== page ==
Asbestos Mine Faces Bankruptcy 

by Laurie Kazan-Allen



The announcement on October 9, 2002, that one of three remaining chrysotile mines in Quebec is ceasing production is a significant blow to Canadian asbestos lobbyists who have, since the 1980s, led international efforts to market this class 1 carcinogen. As Western countries have decreased their use of chrysotile for health reasons, asbestos producers have focused their sales efforts on developing countries. Most of the 180,000 tonnes of asbestos which will be produced by the two remaining mines in Thetford is destined for countries in Asia. The shut-down of the Jeffrey mine reduces total production in Quebec by 40%.

A spokesman for the Jeffrey Mine maintains that although production has stopped, the mine has not closed. The consortium of investors which operates the mine is seeking shelter under bankruptcy laws in order the protect the company’s viability should the market recover. One could say the mine owners are putting a brave face on a bad situation. Another person who is trying to soothe fears about the collapse of the industry is Denis Hamel, a Director of the Asbestos Institute in Montreal, who told the Canadian Press that: "The demand is still there, despite what people think about asbestos and its bad reputation."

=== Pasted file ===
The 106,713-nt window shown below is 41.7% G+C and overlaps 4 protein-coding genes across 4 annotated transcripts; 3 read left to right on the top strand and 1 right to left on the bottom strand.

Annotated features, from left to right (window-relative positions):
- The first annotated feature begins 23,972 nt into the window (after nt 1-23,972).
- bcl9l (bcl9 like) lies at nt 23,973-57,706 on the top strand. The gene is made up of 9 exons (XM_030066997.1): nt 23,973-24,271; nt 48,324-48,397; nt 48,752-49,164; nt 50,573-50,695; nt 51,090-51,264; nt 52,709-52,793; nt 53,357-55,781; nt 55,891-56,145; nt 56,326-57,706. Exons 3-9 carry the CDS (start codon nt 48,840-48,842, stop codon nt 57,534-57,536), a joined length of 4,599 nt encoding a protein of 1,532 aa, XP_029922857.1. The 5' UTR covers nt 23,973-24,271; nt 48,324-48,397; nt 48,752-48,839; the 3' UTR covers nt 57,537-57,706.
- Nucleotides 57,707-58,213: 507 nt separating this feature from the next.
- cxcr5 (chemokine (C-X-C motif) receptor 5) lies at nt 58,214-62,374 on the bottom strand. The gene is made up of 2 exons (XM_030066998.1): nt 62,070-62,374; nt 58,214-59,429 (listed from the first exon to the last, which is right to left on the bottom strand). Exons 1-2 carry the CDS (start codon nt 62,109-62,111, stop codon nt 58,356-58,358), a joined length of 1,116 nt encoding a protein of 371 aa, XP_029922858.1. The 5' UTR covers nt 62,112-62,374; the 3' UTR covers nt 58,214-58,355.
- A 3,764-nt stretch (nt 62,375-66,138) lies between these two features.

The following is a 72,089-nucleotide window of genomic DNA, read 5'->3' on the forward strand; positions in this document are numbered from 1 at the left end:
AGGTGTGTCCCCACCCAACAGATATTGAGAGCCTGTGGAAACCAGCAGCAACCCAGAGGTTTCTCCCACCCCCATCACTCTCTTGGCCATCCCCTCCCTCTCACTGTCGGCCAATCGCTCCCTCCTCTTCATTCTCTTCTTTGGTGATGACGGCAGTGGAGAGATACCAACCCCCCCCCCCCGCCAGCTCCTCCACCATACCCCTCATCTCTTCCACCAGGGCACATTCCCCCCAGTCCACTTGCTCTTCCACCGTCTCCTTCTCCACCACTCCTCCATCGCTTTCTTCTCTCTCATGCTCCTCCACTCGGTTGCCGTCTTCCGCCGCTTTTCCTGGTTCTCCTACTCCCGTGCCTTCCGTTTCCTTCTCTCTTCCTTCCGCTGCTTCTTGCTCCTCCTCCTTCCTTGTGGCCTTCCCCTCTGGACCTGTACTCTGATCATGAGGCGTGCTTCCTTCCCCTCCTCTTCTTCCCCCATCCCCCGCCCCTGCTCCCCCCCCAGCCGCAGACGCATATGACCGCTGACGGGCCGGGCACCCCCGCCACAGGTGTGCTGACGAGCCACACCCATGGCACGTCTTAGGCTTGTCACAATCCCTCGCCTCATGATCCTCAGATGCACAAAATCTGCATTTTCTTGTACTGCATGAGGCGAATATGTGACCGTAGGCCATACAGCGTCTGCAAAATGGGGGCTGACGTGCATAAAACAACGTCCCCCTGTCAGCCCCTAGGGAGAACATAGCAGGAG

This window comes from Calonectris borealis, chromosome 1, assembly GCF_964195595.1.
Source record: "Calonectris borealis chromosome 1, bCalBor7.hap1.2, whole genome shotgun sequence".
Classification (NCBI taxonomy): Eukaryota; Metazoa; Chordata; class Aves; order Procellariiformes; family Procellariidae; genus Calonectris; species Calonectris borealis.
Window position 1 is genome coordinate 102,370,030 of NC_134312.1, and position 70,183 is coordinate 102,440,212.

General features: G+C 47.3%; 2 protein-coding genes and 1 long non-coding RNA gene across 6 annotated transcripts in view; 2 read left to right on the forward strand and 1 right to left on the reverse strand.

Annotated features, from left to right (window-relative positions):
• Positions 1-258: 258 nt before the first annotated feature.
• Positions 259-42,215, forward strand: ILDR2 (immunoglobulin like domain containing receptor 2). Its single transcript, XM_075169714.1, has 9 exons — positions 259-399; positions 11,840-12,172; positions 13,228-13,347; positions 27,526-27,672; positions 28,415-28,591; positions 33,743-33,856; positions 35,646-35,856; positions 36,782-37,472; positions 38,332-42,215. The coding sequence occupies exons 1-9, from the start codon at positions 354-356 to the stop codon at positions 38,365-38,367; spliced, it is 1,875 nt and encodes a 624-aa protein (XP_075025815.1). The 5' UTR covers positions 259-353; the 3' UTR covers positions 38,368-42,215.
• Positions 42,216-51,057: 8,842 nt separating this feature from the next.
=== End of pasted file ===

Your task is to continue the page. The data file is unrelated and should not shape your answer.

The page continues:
Asbestos mining began at the Jeffrey mine in the town of Asbestos in the late 19th century; it was the largest open pit asbestos mine in the world. The Asbestos Mineral Museum, a short walk from the mine, celebrates "the mining tradition of the area…(seeking) to foster an awareness of the richness of local chrysotile asbestos deposits." With the latest developments, the future for the twenty-eight year old museum must look bleak. Perhaps, this is a good time for the Canadian government to reassess its long-standing and generous support of an industry which exports "the grand-daddy of occupational killers" to the developing world, exposing workers and the public to serious health risks no longer tolerated in many Western countries, including Canada.


October 12, 2002



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